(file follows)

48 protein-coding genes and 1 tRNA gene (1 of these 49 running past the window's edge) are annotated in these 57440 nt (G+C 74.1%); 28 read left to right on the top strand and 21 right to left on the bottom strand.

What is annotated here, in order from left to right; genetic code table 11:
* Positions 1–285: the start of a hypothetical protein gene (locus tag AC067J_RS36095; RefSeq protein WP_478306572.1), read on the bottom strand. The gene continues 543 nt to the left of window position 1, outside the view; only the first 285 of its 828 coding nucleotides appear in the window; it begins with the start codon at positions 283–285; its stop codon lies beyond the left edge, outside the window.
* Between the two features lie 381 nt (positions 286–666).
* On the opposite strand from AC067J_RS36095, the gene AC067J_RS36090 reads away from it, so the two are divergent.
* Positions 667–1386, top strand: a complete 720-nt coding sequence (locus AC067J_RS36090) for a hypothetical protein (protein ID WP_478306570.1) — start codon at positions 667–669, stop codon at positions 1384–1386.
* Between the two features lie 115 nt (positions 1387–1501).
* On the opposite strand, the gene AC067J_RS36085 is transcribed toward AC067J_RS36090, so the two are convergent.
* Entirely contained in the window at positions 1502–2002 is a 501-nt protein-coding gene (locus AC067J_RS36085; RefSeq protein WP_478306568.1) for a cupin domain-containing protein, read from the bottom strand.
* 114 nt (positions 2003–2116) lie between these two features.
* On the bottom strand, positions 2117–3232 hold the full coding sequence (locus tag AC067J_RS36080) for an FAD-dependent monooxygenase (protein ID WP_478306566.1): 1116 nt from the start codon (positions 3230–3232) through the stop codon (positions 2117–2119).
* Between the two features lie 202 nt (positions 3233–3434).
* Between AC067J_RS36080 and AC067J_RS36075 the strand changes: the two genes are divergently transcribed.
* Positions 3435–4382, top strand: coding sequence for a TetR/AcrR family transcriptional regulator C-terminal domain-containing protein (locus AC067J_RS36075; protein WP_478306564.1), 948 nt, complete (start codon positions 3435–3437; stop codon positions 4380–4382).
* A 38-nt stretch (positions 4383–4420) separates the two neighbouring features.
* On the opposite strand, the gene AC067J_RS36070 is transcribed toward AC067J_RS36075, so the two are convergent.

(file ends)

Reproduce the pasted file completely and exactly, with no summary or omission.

48 protein-coding genes and 1 tRNA gene (1 of these 49 running past the window's edge) are annotated in these 57440 nt (G+C 74.1%); 28 read left to right on the top strand and 21 right to left on the bottom strand.

What is annotated here, in order from left to right; genetic code table 11:
* Positions 1–285: the start of a hypothetical protein gene (locus tag AC067J_RS36095; RefSeq protein WP_478306572.1), read on the bottom strand. The gene continues 543 nt to the left of window position 1, outside the view; only the first 285 of its 828 coding nucleotides appear in the window; it begins with the start codon at positions 283–285; its stop codon lies beyond the left edge, outside the window.
* Between the two features lie 381 nt (positions 286–666).
* On the opposite strand from AC067J_RS36095, the gene AC067J_RS36090 reads away from it, so the two are divergent.
* Positions 667–1386, top strand: a complete 720-nt coding sequence (locus AC067J_RS36090) for a hypothetical protein (protein ID WP_478306570.1) — start codon at positions 667–669, stop codon at positions 1384–1386.
* Between the two features lie 115 nt (positions 1387–1501).
* On the opposite strand, the gene AC067J_RS36085 is transcribed toward AC067J_RS36090, so the two are convergent.
* Entirely contained in the window at positions 1502–2002 is a 501-nt protein-coding gene (locus AC067J_RS36085; RefSeq protein WP_478306568.1) for a cupin domain-containing protein, read from the bottom strand.
* 114 nt (positions 2003–2116) lie between these two features.
* On the bottom strand, positions 2117–3232 hold the full coding sequence (locus tag AC067J_RS36080) for an FAD-dependent monooxygenase (protein ID WP_478306566.1): 1116 nt from the start codon (positions 3230–3232) through the stop codon (positions 2117–2119).
* Between the two features lie 202 nt (positions 3233–3434).
* Between AC067J_RS36080 and AC067J_RS36075 the strand changes: the two genes are divergently transcribed.
* Positions 3435–4382, top strand: coding sequence for a TetR/AcrR family transcriptional regulator C-terminal domain-containing protein (locus AC067J_RS36075; protein WP_478306564.1), 948 nt, complete (start codon positions 3435–3437; stop codon positions 4380–4382).
* A 38-nt stretch (positions 4383–4420) separates the two neighbouring features.
* On the opposite strand, the gene AC067J_RS36070 is transcribed toward AC067J_RS36075, so the two are convergent.